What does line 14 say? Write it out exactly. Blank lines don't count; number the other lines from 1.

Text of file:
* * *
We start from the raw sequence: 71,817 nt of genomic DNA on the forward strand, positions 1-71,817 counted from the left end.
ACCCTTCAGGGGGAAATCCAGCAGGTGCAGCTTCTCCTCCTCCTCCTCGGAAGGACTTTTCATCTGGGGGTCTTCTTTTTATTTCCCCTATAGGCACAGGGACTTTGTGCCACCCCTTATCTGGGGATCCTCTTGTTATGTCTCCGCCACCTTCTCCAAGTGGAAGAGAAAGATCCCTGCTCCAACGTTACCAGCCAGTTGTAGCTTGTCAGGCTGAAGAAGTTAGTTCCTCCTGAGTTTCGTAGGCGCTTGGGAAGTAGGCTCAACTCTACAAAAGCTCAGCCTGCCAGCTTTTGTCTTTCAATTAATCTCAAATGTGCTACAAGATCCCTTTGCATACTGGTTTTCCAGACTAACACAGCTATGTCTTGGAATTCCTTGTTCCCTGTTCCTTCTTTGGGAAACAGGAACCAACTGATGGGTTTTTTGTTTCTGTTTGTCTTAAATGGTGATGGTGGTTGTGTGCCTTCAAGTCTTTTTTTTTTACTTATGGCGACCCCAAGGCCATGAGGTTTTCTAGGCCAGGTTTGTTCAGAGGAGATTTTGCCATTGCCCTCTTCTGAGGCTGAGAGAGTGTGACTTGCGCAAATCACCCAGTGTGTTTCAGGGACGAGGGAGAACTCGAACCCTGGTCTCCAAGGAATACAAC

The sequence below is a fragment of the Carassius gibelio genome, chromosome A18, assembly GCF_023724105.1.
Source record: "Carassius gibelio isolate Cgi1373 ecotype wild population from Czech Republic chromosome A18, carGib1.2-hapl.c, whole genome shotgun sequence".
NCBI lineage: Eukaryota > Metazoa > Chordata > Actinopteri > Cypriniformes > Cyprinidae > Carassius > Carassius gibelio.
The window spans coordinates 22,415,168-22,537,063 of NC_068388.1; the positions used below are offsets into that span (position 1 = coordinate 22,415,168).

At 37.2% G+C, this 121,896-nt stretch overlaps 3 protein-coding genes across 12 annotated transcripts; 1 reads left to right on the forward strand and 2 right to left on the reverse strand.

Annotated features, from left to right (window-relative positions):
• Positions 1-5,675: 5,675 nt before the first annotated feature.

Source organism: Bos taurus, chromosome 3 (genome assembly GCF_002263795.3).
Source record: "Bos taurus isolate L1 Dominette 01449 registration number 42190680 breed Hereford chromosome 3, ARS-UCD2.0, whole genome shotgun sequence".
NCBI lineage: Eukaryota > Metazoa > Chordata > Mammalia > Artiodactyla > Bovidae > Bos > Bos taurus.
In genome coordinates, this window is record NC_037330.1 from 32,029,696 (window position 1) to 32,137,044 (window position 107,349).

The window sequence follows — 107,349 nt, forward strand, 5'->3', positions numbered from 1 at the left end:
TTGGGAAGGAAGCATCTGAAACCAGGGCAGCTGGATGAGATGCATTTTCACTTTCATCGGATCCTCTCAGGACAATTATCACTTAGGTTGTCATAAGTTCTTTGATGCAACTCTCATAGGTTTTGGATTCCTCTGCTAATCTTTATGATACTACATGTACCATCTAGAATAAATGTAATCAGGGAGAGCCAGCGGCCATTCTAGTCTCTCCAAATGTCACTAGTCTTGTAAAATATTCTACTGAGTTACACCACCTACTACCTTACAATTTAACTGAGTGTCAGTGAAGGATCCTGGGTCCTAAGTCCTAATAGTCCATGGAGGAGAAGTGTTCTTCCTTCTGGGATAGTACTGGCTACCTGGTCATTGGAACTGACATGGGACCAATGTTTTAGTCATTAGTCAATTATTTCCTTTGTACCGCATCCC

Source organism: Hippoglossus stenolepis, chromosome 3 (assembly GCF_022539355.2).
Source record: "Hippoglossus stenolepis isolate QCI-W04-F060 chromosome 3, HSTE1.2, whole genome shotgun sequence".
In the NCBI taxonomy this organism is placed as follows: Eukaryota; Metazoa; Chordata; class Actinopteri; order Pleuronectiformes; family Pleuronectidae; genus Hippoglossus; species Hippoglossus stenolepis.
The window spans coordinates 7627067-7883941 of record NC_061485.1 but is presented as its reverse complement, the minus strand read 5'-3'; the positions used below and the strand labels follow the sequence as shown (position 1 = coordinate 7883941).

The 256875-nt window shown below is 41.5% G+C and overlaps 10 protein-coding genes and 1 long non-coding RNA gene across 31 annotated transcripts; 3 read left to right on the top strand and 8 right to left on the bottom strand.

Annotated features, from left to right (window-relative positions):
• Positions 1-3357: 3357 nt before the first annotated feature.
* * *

The window sequence follows — 107,349 nt, forward strand, 5'->3', positions numbered from 1 at the left end: